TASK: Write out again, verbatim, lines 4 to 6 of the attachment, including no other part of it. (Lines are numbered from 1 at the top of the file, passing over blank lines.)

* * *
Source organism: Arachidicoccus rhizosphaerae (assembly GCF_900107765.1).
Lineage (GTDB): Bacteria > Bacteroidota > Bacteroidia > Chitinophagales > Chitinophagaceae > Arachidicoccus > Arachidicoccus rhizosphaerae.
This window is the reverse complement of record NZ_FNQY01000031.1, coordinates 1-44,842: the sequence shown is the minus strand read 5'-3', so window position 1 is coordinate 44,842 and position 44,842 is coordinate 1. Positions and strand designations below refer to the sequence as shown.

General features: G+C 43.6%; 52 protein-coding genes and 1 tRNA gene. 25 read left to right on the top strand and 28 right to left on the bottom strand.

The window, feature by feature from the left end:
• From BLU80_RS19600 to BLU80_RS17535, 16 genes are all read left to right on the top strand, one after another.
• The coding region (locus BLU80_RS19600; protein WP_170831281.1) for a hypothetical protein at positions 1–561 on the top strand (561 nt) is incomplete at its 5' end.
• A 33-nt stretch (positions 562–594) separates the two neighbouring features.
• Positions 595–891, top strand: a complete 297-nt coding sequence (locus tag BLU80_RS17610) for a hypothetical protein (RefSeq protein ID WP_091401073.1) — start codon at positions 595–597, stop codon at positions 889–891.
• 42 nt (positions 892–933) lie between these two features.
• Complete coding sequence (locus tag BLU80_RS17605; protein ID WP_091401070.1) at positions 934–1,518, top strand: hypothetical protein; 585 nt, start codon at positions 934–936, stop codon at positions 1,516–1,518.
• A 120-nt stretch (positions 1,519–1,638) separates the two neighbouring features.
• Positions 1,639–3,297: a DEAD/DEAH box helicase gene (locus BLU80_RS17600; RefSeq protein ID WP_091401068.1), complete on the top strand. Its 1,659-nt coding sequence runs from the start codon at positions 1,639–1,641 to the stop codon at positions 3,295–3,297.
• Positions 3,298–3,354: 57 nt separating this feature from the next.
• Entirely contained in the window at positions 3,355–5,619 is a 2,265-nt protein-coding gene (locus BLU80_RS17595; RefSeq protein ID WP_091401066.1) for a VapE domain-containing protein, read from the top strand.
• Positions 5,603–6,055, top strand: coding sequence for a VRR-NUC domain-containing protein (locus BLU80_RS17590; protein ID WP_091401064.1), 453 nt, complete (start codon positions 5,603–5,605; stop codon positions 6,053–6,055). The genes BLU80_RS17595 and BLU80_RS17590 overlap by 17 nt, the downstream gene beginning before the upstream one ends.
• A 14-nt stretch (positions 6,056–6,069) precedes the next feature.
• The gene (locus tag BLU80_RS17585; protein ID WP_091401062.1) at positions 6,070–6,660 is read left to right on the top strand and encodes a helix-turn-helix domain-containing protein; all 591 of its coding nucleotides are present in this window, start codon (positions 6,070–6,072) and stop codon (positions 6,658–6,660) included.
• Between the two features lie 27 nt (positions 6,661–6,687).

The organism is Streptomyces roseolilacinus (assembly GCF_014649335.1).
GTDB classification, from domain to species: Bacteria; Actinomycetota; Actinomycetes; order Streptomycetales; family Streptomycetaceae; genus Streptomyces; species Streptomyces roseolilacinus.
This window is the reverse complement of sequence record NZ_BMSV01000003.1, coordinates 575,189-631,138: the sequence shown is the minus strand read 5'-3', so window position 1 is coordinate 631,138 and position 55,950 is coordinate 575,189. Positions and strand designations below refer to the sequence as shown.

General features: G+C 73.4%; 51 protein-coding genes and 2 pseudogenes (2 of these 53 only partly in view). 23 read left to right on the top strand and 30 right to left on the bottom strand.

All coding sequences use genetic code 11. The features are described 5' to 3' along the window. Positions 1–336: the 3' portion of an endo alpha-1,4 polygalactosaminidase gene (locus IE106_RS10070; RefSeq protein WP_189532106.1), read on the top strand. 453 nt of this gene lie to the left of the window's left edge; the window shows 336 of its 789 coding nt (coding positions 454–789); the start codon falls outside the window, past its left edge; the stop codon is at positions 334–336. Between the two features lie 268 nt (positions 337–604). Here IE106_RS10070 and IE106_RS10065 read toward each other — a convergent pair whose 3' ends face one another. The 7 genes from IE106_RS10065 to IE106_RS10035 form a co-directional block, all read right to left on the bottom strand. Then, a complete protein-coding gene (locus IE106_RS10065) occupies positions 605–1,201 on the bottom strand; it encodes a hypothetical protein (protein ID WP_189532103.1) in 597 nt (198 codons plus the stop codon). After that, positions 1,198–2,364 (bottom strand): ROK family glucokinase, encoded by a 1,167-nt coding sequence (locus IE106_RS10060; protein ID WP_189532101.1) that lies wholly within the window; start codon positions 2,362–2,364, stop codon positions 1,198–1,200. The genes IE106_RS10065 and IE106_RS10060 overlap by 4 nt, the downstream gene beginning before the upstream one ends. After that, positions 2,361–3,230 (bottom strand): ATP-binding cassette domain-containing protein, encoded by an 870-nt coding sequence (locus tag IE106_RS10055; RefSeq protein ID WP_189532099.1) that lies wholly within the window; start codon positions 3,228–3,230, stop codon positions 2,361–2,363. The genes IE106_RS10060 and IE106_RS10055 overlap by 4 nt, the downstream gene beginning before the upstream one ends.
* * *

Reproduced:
General features: G+C 43.6%; 52 protein-coding genes and 1 tRNA gene. 25 read left to right on the top strand and 28 right to left on the bottom strand.

The window, feature by feature from the left end:
• From BLU80_RS19600 to BLU80_RS17535, 16 genes are all read left to right on the top strand, one after another.